Martin Luther wrote about what he saw were the two predominant theologies that existed, the theology of glory and the theology of the cross. At the risk of over-simplification, the theology of glory includes the belief that our own works contribute to either our salvation (as in our determination to repent) or our sanctification; that we can work our way “from glory to glory.”
The theology of the Cross keeps people coming back to the finished work of Christ for everything.
There’s an interesting group of folks who call themselves “Resurgence,” who are dedicating to bringing the gospel back into evangelicalism. Most of them seem to be Calvinists, but they are really into Martin Luther. (I think some of them like to think Luther was really a Calvinist, but he wasn’t.) They have an interesting website, if you can get past the extra-large print and graphics they use. I don’t really know what they are thinking… but that’s beside the point.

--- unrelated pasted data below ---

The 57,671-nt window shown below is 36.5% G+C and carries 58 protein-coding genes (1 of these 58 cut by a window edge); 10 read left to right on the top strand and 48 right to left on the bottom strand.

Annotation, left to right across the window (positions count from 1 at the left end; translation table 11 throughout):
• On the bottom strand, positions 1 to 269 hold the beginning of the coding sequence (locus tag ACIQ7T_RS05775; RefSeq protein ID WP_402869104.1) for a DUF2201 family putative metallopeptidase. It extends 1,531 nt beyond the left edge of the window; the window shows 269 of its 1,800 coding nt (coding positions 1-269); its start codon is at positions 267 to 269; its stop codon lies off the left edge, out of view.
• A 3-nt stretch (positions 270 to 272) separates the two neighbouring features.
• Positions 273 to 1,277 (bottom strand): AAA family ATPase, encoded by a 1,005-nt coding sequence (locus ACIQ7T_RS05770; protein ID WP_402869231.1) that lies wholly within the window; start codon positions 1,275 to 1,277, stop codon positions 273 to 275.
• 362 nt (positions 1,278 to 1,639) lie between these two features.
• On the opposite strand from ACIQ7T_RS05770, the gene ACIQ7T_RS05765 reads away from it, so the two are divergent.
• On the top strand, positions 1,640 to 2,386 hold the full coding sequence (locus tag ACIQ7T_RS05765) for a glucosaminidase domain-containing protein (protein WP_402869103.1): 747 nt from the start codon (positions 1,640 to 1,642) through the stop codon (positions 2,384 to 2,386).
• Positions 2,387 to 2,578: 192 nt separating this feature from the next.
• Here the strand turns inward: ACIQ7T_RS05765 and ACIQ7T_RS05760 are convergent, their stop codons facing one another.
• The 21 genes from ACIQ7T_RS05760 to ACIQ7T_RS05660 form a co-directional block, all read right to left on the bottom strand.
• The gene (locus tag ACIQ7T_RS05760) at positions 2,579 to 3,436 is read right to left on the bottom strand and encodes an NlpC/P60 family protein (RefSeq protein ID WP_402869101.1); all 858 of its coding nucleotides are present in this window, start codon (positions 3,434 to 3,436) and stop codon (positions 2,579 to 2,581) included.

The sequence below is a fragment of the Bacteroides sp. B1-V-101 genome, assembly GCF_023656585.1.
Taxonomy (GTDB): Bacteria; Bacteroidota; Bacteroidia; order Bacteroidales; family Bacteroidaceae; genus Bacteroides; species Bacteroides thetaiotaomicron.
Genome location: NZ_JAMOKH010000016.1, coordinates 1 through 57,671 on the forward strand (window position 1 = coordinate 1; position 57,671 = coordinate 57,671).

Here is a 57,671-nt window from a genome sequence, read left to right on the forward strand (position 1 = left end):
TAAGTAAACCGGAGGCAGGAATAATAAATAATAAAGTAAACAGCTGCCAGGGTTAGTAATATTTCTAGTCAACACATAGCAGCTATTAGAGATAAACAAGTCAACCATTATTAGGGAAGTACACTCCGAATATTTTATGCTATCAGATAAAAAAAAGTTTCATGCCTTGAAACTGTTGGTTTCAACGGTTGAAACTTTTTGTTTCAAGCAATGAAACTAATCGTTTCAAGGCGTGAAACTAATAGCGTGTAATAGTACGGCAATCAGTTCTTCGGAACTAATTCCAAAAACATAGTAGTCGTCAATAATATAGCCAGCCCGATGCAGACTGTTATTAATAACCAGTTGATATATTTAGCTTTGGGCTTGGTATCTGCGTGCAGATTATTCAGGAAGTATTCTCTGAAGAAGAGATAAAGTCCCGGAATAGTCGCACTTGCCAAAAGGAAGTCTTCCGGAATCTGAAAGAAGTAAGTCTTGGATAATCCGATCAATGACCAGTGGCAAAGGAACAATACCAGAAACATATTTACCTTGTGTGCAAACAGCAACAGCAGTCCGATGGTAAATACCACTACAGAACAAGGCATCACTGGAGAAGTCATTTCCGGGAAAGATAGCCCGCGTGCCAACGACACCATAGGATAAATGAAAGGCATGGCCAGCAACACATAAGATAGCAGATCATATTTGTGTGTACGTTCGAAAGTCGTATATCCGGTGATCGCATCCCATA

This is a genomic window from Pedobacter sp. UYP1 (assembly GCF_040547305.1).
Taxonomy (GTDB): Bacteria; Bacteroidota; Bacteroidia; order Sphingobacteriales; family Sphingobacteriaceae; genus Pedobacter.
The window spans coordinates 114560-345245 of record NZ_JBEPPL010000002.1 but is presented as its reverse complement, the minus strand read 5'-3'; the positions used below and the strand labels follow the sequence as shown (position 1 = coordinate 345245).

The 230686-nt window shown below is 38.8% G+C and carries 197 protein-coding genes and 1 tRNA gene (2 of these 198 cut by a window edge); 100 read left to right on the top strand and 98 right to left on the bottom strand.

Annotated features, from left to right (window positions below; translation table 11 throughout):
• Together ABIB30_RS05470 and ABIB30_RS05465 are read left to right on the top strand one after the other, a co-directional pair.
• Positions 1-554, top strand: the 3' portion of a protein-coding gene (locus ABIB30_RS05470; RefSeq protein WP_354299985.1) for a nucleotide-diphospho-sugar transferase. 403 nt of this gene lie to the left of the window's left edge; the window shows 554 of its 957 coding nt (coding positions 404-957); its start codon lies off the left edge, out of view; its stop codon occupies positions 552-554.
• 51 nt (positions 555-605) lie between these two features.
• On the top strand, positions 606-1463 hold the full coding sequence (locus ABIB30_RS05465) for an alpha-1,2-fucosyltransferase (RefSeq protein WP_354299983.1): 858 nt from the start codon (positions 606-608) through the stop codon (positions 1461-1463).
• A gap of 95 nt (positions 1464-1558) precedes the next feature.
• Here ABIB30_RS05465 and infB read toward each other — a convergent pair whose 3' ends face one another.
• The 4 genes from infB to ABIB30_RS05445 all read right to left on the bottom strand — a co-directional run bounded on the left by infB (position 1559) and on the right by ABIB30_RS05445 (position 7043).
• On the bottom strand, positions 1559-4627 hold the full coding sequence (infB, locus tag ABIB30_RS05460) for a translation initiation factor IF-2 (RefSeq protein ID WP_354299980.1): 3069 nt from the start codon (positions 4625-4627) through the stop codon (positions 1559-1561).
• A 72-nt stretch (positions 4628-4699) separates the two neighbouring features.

In looking at Luther’s 1518 Disputation, Matt Johnson writes a nice little post entitled Why your failures are a blessing. It’s worth reading. Of note is the following quote from another interesting blog called Mockingbird:
“Theologians of the Cross take great comfort in the thought that, when they are suffering, encountering difficulties of every kind, it is not a sign of God’s abandonment or displeasure, but is, in fact, a mark of His presence and work in our lives…Of course, the problem is, none of us actually believes this…” – via R-J HEIJMEN at Mockingbird
In case you don’t go read the whole post, here’s Matt’s conclusion:
The cross shows us that we are powerless in our ideas of self-salvation. The cross also reminds us that God’s purposes are accomplished even amidst suffering. And sometimes, especially in suffering. Knowing this may not help us feel better when things are going poorly or always give us clarity when bad things happen. But what we do know is this: God deals with sin once and for all at the cross.